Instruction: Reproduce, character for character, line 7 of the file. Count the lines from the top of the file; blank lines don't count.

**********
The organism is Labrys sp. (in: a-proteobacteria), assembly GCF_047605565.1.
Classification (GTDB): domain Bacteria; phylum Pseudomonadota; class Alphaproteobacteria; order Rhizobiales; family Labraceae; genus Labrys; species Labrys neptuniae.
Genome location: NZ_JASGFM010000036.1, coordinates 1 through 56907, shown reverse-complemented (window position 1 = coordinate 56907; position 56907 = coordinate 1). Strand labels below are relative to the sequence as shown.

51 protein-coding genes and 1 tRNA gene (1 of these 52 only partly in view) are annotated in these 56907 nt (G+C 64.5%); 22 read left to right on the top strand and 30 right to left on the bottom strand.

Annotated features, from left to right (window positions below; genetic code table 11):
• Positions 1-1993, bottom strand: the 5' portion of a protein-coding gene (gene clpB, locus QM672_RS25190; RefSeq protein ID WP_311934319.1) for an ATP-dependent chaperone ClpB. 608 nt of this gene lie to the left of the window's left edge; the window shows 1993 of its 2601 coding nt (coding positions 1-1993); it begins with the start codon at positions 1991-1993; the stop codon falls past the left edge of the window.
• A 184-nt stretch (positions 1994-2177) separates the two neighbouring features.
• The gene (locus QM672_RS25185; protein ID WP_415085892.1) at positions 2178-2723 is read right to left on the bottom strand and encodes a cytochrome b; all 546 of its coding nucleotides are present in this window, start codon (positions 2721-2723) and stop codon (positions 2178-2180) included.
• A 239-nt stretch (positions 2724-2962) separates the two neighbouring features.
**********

• A 184-nt stretch (positions 1994-2177) separates the two neighbouring features.